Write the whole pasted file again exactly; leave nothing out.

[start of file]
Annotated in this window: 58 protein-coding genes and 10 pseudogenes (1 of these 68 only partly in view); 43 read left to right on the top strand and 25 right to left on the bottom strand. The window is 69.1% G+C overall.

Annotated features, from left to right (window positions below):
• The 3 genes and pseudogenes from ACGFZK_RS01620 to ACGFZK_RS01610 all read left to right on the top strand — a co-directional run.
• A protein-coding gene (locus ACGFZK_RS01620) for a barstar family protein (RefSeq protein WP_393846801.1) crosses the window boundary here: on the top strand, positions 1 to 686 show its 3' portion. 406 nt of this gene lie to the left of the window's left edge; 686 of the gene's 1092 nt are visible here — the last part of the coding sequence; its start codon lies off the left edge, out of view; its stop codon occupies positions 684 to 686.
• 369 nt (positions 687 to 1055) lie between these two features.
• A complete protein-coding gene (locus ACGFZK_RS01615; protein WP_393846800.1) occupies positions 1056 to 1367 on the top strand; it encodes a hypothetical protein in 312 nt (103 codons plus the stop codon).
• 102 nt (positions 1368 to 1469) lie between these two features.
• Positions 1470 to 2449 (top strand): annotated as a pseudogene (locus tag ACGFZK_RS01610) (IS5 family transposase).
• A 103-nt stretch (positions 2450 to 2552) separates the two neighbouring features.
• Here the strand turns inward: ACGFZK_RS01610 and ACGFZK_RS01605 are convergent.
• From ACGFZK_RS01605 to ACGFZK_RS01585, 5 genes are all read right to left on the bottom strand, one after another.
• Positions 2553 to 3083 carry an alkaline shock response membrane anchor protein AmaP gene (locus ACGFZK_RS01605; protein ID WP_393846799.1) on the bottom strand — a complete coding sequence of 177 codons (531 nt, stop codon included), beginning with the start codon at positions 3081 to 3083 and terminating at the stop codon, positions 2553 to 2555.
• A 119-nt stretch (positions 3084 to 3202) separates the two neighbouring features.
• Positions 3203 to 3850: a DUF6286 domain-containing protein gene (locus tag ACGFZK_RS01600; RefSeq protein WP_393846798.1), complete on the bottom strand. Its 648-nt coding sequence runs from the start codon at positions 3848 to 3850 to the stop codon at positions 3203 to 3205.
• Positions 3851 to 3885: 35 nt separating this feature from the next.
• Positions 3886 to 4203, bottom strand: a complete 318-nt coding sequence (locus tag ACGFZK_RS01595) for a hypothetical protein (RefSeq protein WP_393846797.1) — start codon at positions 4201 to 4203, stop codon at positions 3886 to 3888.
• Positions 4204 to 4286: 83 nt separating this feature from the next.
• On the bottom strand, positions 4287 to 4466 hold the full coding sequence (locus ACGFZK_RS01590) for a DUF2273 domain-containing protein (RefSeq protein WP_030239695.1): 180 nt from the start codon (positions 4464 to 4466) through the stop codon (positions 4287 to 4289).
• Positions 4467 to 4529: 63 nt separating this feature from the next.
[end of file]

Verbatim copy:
Annotated in this window: 58 protein-coding genes and 10 pseudogenes (1 of these 68 only partly in view); 43 read left to right on the top strand and 25 right to left on the bottom strand. The window is 69.1% G+C overall.

Annotated features, from left to right (window positions below):
• The 3 genes and pseudogenes from ACGFZK_RS01620 to ACGFZK_RS01610 all read left to right on the top strand — a co-directional run.
• A protein-coding gene (locus ACGFZK_RS01620) for a barstar family protein (RefSeq protein WP_393846801.1) crosses the window boundary here: on the top strand, positions 1 to 686 show its 3' portion. 406 nt of this gene lie to the left of the window's left edge; 686 of the gene's 1092 nt are visible here — the last part of the coding sequence; its start codon lies off the left edge, out of view; its stop codon occupies positions 684 to 686.
• 369 nt (positions 687 to 1055) lie between these two features.
• A complete protein-coding gene (locus ACGFZK_RS01615; protein WP_393846800.1) occupies positions 1056 to 1367 on the top strand; it encodes a hypothetical protein in 312 nt (103 codons plus the stop codon).
• 102 nt (positions 1368 to 1469) lie between these two features.
• Positions 1470 to 2449 (top strand): annotated as a pseudogene (locus tag ACGFZK_RS01610) (IS5 family transposase).
• A 103-nt stretch (positions 2450 to 2552) separates the two neighbouring features.
• Here the strand turns inward: ACGFZK_RS01610 and ACGFZK_RS01605 are convergent.
• From ACGFZK_RS01605 to ACGFZK_RS01585, 5 genes are all read right to left on the bottom strand, one after another.
• Positions 2553 to 3083 carry an alkaline shock response membrane anchor protein AmaP gene (locus ACGFZK_RS01605; protein ID WP_393846799.1) on the bottom strand — a complete coding sequence of 177 codons (531 nt, stop codon included), beginning with the start codon at positions 3081 to 3083 and terminating at the stop codon, positions 2553 to 2555.
• A 119-nt stretch (positions 3084 to 3202) separates the two neighbouring features.
• Positions 3203 to 3850: a DUF6286 domain-containing protein gene (locus tag ACGFZK_RS01600; RefSeq protein WP_393846798.1), complete on the bottom strand. Its 648-nt coding sequence runs from the start codon at positions 3848 to 3850 to the stop codon at positions 3203 to 3205.
• Positions 3851 to 3885: 35 nt separating this feature from the next.
• Positions 3886 to 4203, bottom strand: a complete 318-nt coding sequence (locus tag ACGFZK_RS01595) for a hypothetical protein (RefSeq protein WP_393846797.1) — start codon at positions 4201 to 4203, stop codon at positions 3886 to 3888.
• Positions 4204 to 4286: 83 nt separating this feature from the next.
• On the bottom strand, positions 4287 to 4466 hold the full coding sequence (locus ACGFZK_RS01590) for a DUF2273 domain-containing protein (RefSeq protein WP_030239695.1): 180 nt from the start codon (positions 4464 to 4466) through the stop codon (positions 4287 to 4289).
• Positions 4467 to 4529: 63 nt separating this feature from the next.